Terms: not given this year | Units: 3-5 | UG Reqs: GER:DB-Hum | Grading: Letter or Credit/No Credit

COMPLIT 221A: Courtly Love: Deceit and Desire in the Middle Ages (FRENCH 234, ITALIAN 234)

A comparative seminar on medieval love books and their reception. We will examine and question the notion of "amour courtois," which arose in the lyrics and romances of medieval France and was codified in Romantic-era criticism. Primary readings will be enriched by thinking about this notion through the lens of modern theories of desire, such as those of Girard, Lacan, and Zizek. Conducted in English with readings in translation.
Terms: not given this year | Units: 3-5 | UG Reqs: GER:DB-Hum | Grading: Letter (ABCD/NP)

COMPLIT 223: Literature and Human Experimentation (AFRICAAM 223, CSRE 123B, HUMBIO 175H, MED 220)

This course introduces students to the ways literature has been used to think through the ethics of human subjects research and experimental medicine. We will focus primarily on readings that imaginatively revisit experiments conducted on vulnerable populations: namely groups placed at risk by their classification according to perceived human and cultural differences. We will begin with Mary Shelley's Frankenstein (1818), and continue our study via later works of fiction, drama and literary journalism, including Toni Morrison's Beloved, David Feldshuh's Miss Evers Boys, Hannah Arendt's Eichmann and Vivien Spitz's Doctors from Hell, Rebecca Skloot's Immortal Life of Henrietta Lacks, and Kazuo Ishiguro's Never Let Me Go. Each literary reading will be paired with medical, philosophical and policy writings of the period; and our ultimate goal will be to understand modes of ethics deliberation that are possible via creative uses of the imagination, and literature's place in a history of ethical thinking about humane research and care.
Terms: Spr | Units: 3-5 | UG Reqs: GER:DB-Hum, GER:EC-EthicReas, WAY-A-II, WAY-ER | Grading: Letter or Credit/No Credit
Instructors: Ikoku, A. (PI)

COMPLIT 225E: Petrarch & Petrarchism: Fragments of the Self (COMPLIT 325E, ITALIAN 225, ITALIAN 325)

In this course we will examine Francis Petrarch's book of Italian lyric poems, Rerum vulgarium fragmenta, and its reception in early modern France, England, and Spain. Readings from Petrarch's epistolary and ethical writings will contextualize historically and intellectually the aesthetics and ethics of the fragment in his poetry. With this foundation, we will investigate the long-lasting impact of Petrarch¿s work on Renaissance poetry and humanism, with attention to both the literary and the material aspects of its reception. Taught in English.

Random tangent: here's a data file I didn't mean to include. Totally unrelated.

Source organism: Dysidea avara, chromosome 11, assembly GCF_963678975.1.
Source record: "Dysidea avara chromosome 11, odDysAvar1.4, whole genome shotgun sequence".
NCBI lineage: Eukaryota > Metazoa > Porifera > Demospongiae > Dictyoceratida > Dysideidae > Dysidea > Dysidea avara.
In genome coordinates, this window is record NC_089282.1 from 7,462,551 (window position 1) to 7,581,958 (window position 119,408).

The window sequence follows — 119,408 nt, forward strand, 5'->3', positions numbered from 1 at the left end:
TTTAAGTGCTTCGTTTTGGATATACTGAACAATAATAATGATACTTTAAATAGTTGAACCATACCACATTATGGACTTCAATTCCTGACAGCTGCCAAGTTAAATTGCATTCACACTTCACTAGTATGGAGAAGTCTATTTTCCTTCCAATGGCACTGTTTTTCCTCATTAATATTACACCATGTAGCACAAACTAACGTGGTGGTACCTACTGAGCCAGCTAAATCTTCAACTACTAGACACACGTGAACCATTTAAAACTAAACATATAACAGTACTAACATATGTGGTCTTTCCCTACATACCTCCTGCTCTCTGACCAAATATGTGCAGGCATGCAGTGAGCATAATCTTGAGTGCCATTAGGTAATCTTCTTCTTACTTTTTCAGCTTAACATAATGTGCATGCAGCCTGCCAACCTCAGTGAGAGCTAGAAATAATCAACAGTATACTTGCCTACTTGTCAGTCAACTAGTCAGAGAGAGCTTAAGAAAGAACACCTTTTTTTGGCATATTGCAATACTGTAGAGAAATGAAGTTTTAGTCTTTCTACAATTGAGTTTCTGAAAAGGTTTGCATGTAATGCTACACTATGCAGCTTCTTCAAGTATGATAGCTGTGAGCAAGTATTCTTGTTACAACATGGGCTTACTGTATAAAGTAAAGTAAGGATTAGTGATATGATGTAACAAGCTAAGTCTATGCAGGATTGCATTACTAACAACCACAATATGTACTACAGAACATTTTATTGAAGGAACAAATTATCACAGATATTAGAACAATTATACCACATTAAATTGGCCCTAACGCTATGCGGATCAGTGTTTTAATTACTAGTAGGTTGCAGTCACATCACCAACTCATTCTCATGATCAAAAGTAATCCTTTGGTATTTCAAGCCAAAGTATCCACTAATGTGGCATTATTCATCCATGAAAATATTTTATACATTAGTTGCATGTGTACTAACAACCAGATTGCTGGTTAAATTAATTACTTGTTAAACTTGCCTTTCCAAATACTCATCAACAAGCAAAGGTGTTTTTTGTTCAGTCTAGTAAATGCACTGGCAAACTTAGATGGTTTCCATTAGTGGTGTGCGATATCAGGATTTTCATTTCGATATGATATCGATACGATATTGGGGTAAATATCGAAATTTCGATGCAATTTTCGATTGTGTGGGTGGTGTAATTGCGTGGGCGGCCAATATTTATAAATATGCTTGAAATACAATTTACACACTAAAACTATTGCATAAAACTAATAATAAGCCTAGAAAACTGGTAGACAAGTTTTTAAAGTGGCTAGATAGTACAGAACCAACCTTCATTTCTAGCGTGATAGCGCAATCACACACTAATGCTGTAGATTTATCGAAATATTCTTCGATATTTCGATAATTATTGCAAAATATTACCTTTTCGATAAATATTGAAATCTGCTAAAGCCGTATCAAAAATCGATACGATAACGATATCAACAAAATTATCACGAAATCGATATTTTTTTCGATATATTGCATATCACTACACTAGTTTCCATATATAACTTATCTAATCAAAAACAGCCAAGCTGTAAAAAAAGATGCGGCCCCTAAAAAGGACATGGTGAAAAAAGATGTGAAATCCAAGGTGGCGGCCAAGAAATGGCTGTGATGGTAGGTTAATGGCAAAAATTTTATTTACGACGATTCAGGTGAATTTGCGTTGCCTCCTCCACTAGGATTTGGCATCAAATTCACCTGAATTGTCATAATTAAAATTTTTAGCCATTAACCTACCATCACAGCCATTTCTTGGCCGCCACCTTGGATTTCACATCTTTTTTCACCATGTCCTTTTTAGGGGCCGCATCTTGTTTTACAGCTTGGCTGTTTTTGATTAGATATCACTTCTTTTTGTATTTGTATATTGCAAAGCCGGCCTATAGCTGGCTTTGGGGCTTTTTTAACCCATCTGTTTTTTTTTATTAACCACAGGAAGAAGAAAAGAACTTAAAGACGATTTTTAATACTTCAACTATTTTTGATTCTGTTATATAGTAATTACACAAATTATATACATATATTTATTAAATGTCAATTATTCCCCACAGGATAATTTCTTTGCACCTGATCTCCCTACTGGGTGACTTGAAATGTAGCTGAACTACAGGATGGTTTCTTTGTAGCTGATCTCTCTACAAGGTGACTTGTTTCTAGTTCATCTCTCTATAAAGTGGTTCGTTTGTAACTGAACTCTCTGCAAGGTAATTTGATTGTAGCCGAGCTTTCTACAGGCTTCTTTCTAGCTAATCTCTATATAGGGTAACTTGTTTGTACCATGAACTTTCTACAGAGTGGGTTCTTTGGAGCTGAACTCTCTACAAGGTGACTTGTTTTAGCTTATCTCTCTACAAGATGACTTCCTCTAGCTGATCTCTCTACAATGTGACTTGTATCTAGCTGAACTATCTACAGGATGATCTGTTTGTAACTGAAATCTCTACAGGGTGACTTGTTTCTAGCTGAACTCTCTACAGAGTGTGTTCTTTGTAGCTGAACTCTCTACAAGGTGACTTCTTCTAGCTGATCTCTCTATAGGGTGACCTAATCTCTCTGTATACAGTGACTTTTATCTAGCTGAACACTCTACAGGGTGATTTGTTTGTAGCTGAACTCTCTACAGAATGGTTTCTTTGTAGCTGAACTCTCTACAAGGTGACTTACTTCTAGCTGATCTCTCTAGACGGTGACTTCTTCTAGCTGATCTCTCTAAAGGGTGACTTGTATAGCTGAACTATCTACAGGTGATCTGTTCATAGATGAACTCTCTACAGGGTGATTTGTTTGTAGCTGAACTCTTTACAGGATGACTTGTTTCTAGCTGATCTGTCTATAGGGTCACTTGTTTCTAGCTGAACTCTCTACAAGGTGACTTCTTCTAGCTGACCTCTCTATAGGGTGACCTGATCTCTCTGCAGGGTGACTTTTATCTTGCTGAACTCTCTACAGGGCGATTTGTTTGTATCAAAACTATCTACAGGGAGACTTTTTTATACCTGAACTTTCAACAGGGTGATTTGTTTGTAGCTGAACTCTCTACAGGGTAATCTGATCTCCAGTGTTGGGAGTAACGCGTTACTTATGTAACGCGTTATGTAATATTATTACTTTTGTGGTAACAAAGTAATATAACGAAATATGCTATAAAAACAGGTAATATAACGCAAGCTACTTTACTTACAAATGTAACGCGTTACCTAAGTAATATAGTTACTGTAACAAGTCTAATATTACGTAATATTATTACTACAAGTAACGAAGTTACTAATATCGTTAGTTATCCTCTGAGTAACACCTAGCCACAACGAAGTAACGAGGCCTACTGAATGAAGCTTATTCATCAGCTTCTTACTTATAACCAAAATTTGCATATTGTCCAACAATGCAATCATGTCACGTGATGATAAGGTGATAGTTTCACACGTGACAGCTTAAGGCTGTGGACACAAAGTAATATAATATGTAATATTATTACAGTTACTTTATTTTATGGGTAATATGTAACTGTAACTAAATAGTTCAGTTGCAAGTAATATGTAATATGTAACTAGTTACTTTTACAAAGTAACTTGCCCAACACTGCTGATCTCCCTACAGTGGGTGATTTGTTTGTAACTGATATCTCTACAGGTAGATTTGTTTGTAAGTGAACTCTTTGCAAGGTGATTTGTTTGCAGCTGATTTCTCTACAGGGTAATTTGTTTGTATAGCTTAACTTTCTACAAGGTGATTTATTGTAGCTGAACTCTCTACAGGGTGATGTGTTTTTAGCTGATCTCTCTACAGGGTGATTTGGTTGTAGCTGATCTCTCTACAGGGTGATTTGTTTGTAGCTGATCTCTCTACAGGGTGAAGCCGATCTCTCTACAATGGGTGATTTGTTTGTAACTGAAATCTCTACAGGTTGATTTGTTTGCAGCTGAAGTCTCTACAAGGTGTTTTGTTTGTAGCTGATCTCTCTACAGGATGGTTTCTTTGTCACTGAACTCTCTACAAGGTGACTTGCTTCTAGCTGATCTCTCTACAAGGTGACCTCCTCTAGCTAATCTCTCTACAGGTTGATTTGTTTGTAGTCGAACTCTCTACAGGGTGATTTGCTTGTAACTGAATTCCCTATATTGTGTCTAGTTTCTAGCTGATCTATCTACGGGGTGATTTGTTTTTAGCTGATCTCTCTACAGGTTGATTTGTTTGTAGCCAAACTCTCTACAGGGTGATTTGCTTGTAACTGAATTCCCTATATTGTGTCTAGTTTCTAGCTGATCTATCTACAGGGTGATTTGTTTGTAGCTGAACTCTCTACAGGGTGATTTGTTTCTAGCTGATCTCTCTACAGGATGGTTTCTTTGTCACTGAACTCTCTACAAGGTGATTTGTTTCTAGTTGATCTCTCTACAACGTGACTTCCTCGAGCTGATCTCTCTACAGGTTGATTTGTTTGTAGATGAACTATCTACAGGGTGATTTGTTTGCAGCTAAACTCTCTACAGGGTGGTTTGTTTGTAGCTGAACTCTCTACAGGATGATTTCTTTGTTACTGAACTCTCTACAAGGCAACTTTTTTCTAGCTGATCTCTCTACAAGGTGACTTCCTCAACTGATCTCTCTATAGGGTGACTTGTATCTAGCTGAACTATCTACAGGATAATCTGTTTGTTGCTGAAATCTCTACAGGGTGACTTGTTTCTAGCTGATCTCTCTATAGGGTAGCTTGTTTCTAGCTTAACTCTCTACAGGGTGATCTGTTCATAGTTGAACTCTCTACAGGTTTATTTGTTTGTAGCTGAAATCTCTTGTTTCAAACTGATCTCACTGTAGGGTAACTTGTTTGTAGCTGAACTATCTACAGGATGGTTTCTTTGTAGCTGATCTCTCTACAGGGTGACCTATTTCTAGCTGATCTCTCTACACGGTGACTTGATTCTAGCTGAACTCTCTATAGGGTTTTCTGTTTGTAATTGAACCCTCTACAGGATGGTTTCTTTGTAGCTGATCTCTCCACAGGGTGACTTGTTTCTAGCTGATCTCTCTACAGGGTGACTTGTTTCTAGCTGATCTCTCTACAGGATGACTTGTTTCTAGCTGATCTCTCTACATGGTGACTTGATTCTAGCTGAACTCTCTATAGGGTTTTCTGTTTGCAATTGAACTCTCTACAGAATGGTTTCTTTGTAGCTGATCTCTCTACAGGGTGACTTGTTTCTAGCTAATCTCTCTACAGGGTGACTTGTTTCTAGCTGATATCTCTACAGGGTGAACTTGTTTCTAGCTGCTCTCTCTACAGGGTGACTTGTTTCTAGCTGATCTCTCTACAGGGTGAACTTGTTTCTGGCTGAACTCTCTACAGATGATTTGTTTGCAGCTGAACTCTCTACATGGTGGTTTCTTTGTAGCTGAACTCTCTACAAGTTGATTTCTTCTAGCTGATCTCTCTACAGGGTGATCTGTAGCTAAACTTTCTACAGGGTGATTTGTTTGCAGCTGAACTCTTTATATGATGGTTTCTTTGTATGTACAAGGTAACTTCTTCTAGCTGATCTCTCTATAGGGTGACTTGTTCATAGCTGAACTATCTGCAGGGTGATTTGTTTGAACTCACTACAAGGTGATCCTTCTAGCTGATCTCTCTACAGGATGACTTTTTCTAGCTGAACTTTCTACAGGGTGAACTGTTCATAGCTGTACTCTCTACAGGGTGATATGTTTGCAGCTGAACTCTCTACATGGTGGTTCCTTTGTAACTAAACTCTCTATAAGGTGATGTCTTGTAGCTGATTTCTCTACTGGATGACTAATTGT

Terms: not given this year | Units: 3-5 | UG Reqs: GER:DB-Hum, WAY-A-II | Grading: Letter or Credit/No Credit

COMPLIT 229: Literature and Global Health (AFRICAAM 229, AFRICAST 229, CSRE 129B, FRENCH 229, HUMBIO 175L, MED 234)

This course examines the ways writers in literature and medicine have used the narrative form to explore the ethics of care in what has been called the developing world. We will begin with a call made by the editor-in-chief of The Lancet for a literature of global health, namely fiction modeled on the social reform novels of the nineteenth century, understood to have helped readers develop a conscience for public health as the field emerged as a modern medical specialty. We will then spend the quarter understanding how colonial, postcolonial, and world literatures have answered and complicated this call. Readings will include prose fiction by Albert Camus, Joseph Conrad, Tsitsi Dangaremgba, Amitav Ghosh, Susan Sontag as well as physician memoirs featuring Frantz Fanon, Albert Schweitzer, Abraham Verghese, Paul Farmer. And each literary reading will be paired with medical, philosophical, and policy writings that deeply inform the field of global health.
Terms: Win | Units: 3-5 | UG Reqs: GER:DB-Hum, GER:EC-GlobalCom, WAY-A-II, WAY-ER | Grading: Letter or Credit/No Credit
Instructors: Ikoku, A. (PI)
Filter Results:
term offered
updating results...
number of units
updating results...
time offered
updating results...
days
updating results...
UG Requirements (GERs)
updating results...
component
updating results...
career
updating results...
© Stanford University | Terms of Use | Copyright Complaints